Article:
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When role="button" is not enough

Whenever I find a website that I particularly like, I open up my browser’s devtools to get an idea on how it was built. Needless to say, I do this quite a lot. In some cases, I solely look at the code to get an idea of how accessible a website truly is. One thing that always stands out like a sore thumb is an element with a improper role attribute.

For this post I will talk about role="button", how it may be misused and how to make it accessible.

Developers tend to use role="button" to turn an element into a "button". This is to indicate to AT users, that the element with the attribute role="button" is indeed a button. In many cases this is not enough to make that element accessible.

Before I begin, I would like to say that in all cases, utilizing a regular <button> element is preferred over role="button". You should only utilize the role in events where you cannot use a native button element.

What is not enough?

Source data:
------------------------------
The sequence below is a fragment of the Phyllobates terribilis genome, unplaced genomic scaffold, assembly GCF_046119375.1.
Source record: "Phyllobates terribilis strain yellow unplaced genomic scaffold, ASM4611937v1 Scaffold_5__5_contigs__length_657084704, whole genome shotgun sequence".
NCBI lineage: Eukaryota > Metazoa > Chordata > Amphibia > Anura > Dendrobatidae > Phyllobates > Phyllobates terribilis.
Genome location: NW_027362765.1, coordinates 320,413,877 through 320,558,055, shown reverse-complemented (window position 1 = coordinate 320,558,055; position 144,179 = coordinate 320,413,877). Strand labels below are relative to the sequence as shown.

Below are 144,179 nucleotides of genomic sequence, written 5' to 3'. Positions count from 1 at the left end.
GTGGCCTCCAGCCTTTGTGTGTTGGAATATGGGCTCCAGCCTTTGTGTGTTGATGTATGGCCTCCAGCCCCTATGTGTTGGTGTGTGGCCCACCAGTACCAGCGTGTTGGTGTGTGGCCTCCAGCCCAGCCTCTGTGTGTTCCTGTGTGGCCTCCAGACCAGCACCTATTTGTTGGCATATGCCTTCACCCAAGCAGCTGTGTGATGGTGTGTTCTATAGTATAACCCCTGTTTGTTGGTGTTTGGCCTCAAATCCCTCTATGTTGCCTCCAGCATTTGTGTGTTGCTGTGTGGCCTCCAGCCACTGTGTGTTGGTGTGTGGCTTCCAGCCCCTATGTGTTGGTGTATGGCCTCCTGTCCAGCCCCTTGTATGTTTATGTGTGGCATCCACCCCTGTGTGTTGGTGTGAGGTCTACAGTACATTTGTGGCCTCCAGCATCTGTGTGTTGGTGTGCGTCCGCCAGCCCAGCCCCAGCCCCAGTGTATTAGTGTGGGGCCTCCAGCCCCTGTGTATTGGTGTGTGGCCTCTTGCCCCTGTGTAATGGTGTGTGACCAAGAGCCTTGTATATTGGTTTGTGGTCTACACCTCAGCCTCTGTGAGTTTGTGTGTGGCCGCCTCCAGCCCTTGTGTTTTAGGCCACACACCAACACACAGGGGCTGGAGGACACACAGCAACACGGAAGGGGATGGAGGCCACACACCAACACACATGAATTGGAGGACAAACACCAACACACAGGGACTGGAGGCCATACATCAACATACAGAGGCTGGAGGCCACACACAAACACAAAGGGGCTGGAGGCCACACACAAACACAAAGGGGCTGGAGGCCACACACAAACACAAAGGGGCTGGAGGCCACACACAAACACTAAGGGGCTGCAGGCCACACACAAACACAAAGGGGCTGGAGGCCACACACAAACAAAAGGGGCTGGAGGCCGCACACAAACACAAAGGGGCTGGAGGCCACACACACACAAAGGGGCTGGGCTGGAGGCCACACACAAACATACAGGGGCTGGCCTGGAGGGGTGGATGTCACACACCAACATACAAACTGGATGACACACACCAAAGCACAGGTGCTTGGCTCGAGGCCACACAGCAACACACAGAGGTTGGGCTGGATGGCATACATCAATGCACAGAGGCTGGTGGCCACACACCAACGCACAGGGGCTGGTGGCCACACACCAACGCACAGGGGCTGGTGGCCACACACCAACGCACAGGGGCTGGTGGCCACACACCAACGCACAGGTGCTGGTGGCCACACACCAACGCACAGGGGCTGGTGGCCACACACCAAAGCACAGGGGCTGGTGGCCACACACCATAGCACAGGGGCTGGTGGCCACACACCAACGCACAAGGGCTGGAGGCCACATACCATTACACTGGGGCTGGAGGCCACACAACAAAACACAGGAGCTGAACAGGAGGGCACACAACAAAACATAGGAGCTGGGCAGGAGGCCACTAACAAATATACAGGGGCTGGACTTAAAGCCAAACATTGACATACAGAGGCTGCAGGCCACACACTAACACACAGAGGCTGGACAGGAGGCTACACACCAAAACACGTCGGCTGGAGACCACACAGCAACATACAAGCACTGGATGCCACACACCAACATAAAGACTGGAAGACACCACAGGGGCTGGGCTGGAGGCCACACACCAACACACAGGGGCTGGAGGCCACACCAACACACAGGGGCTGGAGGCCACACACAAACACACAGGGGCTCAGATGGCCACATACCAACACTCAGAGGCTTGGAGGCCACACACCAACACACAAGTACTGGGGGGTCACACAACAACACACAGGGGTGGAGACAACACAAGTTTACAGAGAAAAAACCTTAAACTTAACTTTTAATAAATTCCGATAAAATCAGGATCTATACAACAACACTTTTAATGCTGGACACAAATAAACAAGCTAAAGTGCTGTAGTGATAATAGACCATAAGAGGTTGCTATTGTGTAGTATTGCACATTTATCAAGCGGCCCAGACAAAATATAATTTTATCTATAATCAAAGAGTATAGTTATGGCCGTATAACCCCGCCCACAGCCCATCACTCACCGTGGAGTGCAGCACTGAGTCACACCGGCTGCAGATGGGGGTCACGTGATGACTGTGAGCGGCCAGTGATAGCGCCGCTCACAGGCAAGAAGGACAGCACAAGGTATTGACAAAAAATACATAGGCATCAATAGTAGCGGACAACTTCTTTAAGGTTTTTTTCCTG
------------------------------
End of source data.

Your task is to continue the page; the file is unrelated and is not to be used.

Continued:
When utilizing role="button", you need to ensure that the element is tabbable, though that is only if the element isn’t already natively tabbable. For example, an anchor element <a> is natively tabbable if there is a valid href attribute attached.

Imagine the following scenario, where a user needs to utilize the search button, but it’s a div:

<!-- Toggles search input on/off -->

<div onclick="openSesame">Search</div>

<!-- This is not at all accessible! -->

In the example above, the element is not accessible.

Perhaps there’s some sort of constraint where you can’t turn an element into a native button. That’s where role="button" comes in:

<!-- role attribute takes value as a string -->

<div role="button" onclick="openSesame">Search</div>

<!-- is now a "button" in the accessibility tree -->

Though we are close, this is still not accessible. An AT user cannot tab, nor focus onto the element, as there is no tabindex. We can fix that by adding a tabindex with the value of "0":

<!-- tabindex="0" means element is in sequential focus navigation of the page -->
<div role="button" tabindex="0" onclick="openSesame">Search</div>

It might not be a surprise to hear me say that this still isn’t enough. In some cases, an AT user may now be able to focus and trigger this button, whereas some will still not be able to.